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Lactic Acidosis: It's Not Just Hypoxia Anymore FREE TO VIEW

Chandra Patel*, DO; James Anholm, MD
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Loma Linda University Medical Center, Loma Linda, CA

Chest. 2012;142(4_MeetingAbstracts):362A. doi:10.1378/chest.1390890
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SESSION TYPE: Critical Care Student/Resident Case Report Posters II

PRESENTED ON: Tuesday, October 23, 2012 at 01:30 PM - 02:30 PM

INTRODUCTION: Lactic acidosis is the most common cause of metabolic acidosis. Although generation of lactate is generally associated with hypoxia causing the body to shift towards anaerobic metabolism, the overproduction or underutilization of lactate is caused by more than just decreased tissue perfusion. We present a case of lactic acidosis with an ambiguous etiology.

CASE PRESENTATION: An 86 year-old male was admitted to the medicine service for lower extremity DVT and infection of unknown etiology. He had a history of hypertension. Pertinent positives from the review of systems included weight loss, anorexia, constipation and fatigue. In the emergency room,he was found to have a lactate of 12. On the second day of his hospital course, he developed rectal bleeding and was transferred to our intensive care unit for further management. Upon arrival in the ICU, he was tachypneic, tachycardic with a blood pressure of 98/64 mmHg. His physical exam was significant for somnolence, blood-tinged stool on rectal exam and bilateral lower extremity edema. Laboratory studies revealed a three-gram decrease in hemoglobin, normal white count, an anion gap metabolic acidosis and mild hypoglycemia. After aggressive resuscitation, his vital signs and urine output normalized. Interestingly, his lactate increased to 19.9 and he developed a significant leukocytosis of up to 32,000. Ultimately, a peripheral smear showed what was thought to be mantle cell lymphoma or diffuse large B cell lymphoma. Flow cytometry studies and bone marrow or lymph node biopsies were necessary for more specific diagnosis but the patient quickly deteriorated. His family requested a withdrawal of life support and he died less than 24 hours later.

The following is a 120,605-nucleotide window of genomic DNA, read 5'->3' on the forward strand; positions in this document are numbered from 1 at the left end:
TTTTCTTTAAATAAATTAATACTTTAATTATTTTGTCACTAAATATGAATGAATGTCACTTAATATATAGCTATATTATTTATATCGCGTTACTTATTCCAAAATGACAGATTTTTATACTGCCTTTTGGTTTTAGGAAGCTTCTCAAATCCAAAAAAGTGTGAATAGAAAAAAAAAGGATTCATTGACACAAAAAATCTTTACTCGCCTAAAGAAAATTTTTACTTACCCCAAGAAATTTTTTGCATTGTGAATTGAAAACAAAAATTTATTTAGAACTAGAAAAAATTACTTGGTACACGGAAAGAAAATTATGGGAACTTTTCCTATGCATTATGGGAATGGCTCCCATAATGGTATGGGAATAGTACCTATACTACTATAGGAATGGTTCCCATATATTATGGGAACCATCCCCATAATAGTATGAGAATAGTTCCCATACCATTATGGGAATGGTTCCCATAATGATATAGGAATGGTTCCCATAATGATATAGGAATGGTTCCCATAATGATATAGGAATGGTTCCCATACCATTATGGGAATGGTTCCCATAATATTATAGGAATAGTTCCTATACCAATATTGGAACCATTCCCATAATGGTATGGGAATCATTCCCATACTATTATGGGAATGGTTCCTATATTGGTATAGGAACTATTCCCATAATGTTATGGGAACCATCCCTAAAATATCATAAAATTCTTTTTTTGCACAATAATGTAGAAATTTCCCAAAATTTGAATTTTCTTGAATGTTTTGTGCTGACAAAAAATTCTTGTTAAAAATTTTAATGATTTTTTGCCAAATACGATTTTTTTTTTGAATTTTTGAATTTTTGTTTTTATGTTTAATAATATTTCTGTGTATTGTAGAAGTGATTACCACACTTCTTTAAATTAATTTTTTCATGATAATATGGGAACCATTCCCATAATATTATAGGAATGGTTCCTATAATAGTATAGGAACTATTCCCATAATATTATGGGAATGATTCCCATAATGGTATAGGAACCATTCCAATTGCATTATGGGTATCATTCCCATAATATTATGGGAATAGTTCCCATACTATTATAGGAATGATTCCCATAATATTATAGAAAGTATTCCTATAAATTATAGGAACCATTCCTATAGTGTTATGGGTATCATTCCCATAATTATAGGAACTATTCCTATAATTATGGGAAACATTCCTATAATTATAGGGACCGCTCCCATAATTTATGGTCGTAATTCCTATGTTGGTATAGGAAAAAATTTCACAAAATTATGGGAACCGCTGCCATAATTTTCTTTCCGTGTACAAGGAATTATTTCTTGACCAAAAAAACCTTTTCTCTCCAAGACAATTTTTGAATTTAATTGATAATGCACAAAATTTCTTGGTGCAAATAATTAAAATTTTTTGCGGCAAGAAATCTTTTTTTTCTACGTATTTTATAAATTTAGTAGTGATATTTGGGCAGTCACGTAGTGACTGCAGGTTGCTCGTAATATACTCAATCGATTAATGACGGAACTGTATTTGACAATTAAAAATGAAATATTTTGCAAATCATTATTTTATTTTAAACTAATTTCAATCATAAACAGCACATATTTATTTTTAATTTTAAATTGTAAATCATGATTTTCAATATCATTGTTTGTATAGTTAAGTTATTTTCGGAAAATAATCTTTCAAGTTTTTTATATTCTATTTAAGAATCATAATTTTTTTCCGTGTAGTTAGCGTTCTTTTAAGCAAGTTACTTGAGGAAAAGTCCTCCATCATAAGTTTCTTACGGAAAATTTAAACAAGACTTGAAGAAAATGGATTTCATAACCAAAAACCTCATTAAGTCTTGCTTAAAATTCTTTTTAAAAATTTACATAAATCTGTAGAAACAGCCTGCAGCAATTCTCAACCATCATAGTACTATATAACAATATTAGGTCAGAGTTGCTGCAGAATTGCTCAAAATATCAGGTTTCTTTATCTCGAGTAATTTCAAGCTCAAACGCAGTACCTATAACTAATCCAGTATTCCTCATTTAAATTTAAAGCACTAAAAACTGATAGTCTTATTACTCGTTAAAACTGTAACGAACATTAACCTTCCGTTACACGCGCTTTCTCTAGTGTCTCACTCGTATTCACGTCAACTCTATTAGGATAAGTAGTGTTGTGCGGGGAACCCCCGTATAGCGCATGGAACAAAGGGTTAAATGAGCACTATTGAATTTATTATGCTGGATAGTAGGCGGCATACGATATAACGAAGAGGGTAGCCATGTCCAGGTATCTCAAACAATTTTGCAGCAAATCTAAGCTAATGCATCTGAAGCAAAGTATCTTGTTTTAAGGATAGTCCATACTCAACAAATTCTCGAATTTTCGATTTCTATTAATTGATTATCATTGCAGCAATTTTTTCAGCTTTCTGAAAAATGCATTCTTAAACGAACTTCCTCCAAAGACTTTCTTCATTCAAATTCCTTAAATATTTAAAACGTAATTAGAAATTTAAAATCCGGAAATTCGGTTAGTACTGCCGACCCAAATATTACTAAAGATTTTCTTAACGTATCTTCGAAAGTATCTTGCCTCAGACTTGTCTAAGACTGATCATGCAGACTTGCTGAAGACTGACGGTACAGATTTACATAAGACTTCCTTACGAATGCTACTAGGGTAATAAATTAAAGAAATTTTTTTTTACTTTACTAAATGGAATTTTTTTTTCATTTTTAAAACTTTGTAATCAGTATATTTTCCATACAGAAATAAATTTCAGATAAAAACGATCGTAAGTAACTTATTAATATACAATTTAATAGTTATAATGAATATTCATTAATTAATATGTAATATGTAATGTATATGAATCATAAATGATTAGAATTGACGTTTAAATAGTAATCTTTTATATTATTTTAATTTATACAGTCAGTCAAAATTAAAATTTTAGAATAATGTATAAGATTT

DISCUSSION: The end product of glycolysis, pyruvate, reacts with NADH and lactate dehydrogenase to create lactate. Importantly, this process can occur despite ample supply of oxygen to the tissues. Epinephrine surges cause stimulation of the glycolytic pathway resulting in increased levels of blood lactate. Clearly, this process is at play in many ICU patients, albeit not necessarily in our patient. While insulin causes over-expression of glycolytic enzymes in healthy cells, IGF mimics insulin (with similar results) in malignant cells. Additionally, malignant cells often over-express insulin receptors, thereby creating two mechanisms for elevated lactate in some cancer states.

CONCLUSIONS: It is important for physicians to recognize that in addition to ischemia or shock, lactic acidosis may be a result of liver disease, medications, epinephrine surge or, as in our patient, hematalogic malignancy.

1) Sillos, E, et al. "Lactic Acidosis: A Metabolic Complication of Hematologic Malignancies." Cancer, 2001, 92: 2237-46.

2) James, J H et al. "Lactate is an Unreliable Indicator of Tissue Hypoxia in Injury or Sepsis." Lancet, 1999, 354: 505-08.

3) Madias, N. "Lactic Acidosis." Kidney International, 1986; 29: 752-74.

DISCLOSURE: The following authors have nothing to disclose: Chandra Patel, James Anholm

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Loma Linda University Medical Center, Loma Linda, CA




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